So our Holly Firfir is taking a look at what's cooking in the hills of Hollywood.


ART SMITH, CHEF: This is show business. Show business is about making it pretty.

HOLLY FIRFIR, CNN CORRESPONDENT (voice-over): Chef Art Smith is personal chef to Oprah and has cooked for many of Hollywood's A- listers.

SMITH: When you walk the red carpet, you've got to look beautiful. And you don't want to feel like -- you know that heaviness when you eat foods and stuff.

FIRFIR: Chef Smith says you don't have to be a star to eat like one if you keep it simple. For example, just a drop of pocini (ph) mushroom oil with a touch of lemon prevents you from adding too many extra calories or fat, but you won't sacrifice flavor.

SMITH: Roasting is a great healthy way to cook and one that I have used for years cooking for celebrities.

FIRFIR: A favorite dish among the jet set is steamed clam and mussel dish with artichokes in a wine and pepper sauce, which you can whip up in minutes.

SMITH: Time is money. You want to make sure that you can get them something delicious and nutritious as quickly as possible.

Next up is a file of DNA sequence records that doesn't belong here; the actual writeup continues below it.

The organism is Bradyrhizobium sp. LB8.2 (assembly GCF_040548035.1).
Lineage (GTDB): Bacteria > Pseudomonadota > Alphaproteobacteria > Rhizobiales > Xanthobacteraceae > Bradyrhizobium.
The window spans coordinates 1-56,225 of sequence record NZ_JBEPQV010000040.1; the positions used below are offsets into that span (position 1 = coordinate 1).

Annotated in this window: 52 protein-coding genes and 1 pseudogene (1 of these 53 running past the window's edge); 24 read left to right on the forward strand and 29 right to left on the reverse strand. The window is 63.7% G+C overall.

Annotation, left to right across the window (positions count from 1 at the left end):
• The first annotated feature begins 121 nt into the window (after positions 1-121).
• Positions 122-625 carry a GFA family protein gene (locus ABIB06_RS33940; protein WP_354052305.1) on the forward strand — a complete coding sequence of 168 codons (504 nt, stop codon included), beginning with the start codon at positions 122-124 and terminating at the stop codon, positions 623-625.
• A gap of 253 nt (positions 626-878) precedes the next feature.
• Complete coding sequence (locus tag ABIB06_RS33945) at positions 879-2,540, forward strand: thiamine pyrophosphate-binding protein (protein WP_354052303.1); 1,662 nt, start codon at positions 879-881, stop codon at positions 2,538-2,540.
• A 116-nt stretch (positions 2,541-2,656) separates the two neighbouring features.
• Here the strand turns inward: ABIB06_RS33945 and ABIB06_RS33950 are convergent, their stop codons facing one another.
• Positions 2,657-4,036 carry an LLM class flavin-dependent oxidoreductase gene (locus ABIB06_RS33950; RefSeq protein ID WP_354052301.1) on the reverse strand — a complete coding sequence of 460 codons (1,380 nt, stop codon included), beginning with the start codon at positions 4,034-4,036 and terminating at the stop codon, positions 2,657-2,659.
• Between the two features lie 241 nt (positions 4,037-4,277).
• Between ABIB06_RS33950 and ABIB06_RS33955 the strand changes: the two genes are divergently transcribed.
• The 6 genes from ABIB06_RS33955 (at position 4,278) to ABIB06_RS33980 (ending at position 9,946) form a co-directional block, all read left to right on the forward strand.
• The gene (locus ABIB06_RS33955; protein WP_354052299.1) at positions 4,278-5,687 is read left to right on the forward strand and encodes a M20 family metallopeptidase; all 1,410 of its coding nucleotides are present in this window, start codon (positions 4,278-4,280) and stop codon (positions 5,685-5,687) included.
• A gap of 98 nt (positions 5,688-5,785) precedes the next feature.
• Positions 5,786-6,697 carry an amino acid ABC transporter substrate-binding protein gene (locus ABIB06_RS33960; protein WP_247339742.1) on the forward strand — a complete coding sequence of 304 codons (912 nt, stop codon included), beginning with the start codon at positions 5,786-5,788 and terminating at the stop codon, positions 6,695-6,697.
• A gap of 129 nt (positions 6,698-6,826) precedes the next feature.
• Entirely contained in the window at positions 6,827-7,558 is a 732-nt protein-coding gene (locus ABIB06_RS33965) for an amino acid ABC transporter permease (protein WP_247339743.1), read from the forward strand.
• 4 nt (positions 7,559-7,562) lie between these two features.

FIRFIR: You can make that happen by using foods that are in season.

SMITH: We have wonderful organic farmers. You're able to go and you serve it. And you say guess what I found at the market? And they grew it just for you. They love that. I'm telling you, that's better than anything. That's better than bling. That's better than everything.

FIRFIR: But you don't have to be the queen of talk to eat like royalty.

SMITH: You live life once. Why not live it pretty? And part of living life beautifully is eating beautifully.

FIRFIR: Holly Firfir, CNN, Atlanta.


GUPTA: Now seeing that piece about celebrities and their diets brings us to the most common question we got from our audience.

Pamela from Pennsylvania asks it best. "Can I really get a body like the celebrities without a trainer or nutritionist?"

You got to hear this all the time?

PETERSON: Yes, I do. And the first thing I would say knock yourself out trying, but let me give you my number just in case. It comes down to this.

If you don't know about exercise, and you don't know about how your body works, you're probably better off like anything learning from someone or taking a few classes than maybe experimenting on your own.